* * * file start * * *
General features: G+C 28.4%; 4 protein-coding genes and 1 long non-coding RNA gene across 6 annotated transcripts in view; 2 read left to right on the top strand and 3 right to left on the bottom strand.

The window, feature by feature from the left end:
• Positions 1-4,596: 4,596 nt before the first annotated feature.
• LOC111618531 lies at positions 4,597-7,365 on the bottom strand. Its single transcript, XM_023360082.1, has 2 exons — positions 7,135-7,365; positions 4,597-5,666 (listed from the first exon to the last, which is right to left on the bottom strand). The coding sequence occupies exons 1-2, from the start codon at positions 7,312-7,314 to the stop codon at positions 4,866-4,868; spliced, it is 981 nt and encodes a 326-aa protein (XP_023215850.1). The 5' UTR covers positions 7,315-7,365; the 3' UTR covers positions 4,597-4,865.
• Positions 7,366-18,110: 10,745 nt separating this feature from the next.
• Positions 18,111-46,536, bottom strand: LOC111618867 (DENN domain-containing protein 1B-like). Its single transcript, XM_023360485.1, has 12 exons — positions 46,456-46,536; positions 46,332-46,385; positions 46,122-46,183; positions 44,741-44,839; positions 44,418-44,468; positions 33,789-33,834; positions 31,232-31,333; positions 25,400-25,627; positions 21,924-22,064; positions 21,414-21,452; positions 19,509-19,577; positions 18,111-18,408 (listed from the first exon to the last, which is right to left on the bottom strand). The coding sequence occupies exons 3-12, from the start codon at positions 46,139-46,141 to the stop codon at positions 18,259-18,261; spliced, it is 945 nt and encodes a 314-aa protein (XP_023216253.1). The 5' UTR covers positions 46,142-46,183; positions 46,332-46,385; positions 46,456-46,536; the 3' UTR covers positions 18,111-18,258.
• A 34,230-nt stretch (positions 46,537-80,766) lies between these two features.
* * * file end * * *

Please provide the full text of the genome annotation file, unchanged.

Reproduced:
General features: G+C 28.4%; 4 protein-coding genes and 1 long non-coding RNA gene across 6 annotated transcripts in view; 2 read left to right on the top strand and 3 right to left on the bottom strand.

The window, feature by feature from the left end:
• Positions 1-4,596: 4,596 nt before the first annotated feature.
• LOC111618531 lies at positions 4,597-7,365 on the bottom strand. Its single transcript, XM_023360082.1, has 2 exons — positions 7,135-7,365; positions 4,597-5,666 (listed from the first exon to the last, which is right to left on the bottom strand). The coding sequence occupies exons 1-2, from the start codon at positions 7,312-7,314 to the stop codon at positions 4,866-4,868; spliced, it is 981 nt and encodes a 326-aa protein (XP_023215850.1). The 5' UTR covers positions 7,315-7,365; the 3' UTR covers positions 4,597-4,865.
• Positions 7,366-18,110: 10,745 nt separating this feature from the next.
• Positions 18,111-46,536, bottom strand: LOC111618867 (DENN domain-containing protein 1B-like). Its single transcript, XM_023360485.1, has 12 exons — positions 46,456-46,536; positions 46,332-46,385; positions 46,122-46,183; positions 44,741-44,839; positions 44,418-44,468; positions 33,789-33,834; positions 31,232-31,333; positions 25,400-25,627; positions 21,924-22,064; positions 21,414-21,452; positions 19,509-19,577; positions 18,111-18,408 (listed from the first exon to the last, which is right to left on the bottom strand). The coding sequence occupies exons 3-12, from the start codon at positions 46,139-46,141 to the stop codon at positions 18,259-18,261; spliced, it is 945 nt and encodes a 314-aa protein (XP_023216253.1). The 5' UTR covers positions 46,142-46,183; positions 46,332-46,385; positions 46,456-46,536; the 3' UTR covers positions 18,111-18,258.
• A 34,230-nt stretch (positions 46,537-80,766) lies between these two features.